Am I busted now, or what? I know, that bit about rising syntax was such a “poetry thing” to say. Really, though, I think that when flash gets super short, it has to rely on some of those tools we use to write poems. It’s like we have this writer’s toolbox and there are fiction tools on one side and poetry tools on the other, and sometimes in order to make sure the car doesn’t fall apart when someone tries to drive it, we have to use tools from the opposite side of the box. So I think this story is really short fiction more than a poem because although I’m using a lot of poetry tools here, the elements that really make the engine go are really more from the fiction side: character, setting and interior landscape, time shifts, and so forth.

But sure. Maybe it’s really a poem. Please don’t tell the other SmokeLong editors?

I snuck a peek at your webpage, where you note that you’re “not virtuous enough to be a superhero.” On the spot, right now, please manufacture a superhero identity for yourself. What is your name? What are your powers? What is your kryptonite?

I’m currently at my mother’s house in Seattle. My father is sick and we are here to visit him. It’s been three years since I’ve been back in Seattle, and I’ve got all this work piling up on my desk at home. It’s just after midnight and I’m sending you the answers to this interview a bit later than you wanted them, and then I have some e-mailing to do. My family is sleeping in the next room. I can hear my son make these little crying noises—then my partner settles him down, and I really want to be in there with them, but I’m coming down with a cold and I don’t want them to catch what I’ve got. I want my superhero name to be Dad. My superpowers are the ability to bend time so I can satisfy all my real-world responsibilities and still be able to be with my kid. My kryptonite is the secret knowledge that no matter what powers I have, I won’t be able to save everyone.

About the Author

W. Todd Kaneko is the author of The Dead Wrestler Elegies (Curbside Splendor 2014). His prose and poems can be seen in Bellingham Review, the Los Angeles Review, [PANK], the Normal School, the Collagist, Barrelhouse, and elsewhere. A recipient of fellowships from Kundiman and the Kenyon Review Writer’s Workshop, he co-edits Waxwing magazine and lives in Grand Rapids, Michigan where he teaches at Grand Valley State University.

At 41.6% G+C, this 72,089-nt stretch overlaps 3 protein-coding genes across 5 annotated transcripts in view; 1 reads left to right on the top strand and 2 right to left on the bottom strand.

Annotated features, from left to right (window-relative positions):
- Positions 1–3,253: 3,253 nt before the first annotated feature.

About the Interviewer

Karen Craigo is the author of two full-length poetry collections, Passing Through Humansville and No More Milk, both published by Sundress Publications, and of three chapbooks. She also writes fiction and essays. Professionally, she is a reporter in Springfield, Missouri, for Springfield Business Journal. She is nonfiction editor of Mid-American Review and poetry series editor for Moon City Press, as well as Prose Poetry Editor for Pithead Chapel. She served as the fifth Poet Laureate of Missouri (2019-21).

About the Artist

Claire Ibarra is a writer, poet, and photographer. Her photographs have appeared in numerous journals and magazines, including Roadside Fiction, Alimentum–The Literature of Food, Foliate Oak, Lime Hawk, and Blue Fifth Review. She was an artist in residence for Counterexample Poetics and art editor for Gulf Stream Magazine. Claire’s work was included in the “Finding the Light” Exhibition at the PhotoPlace Gallery.

This interview appeared in Issue Fifty-Three of SmokeLong Quarterly.
SmokeLong Quarterly Issue Fifty-Three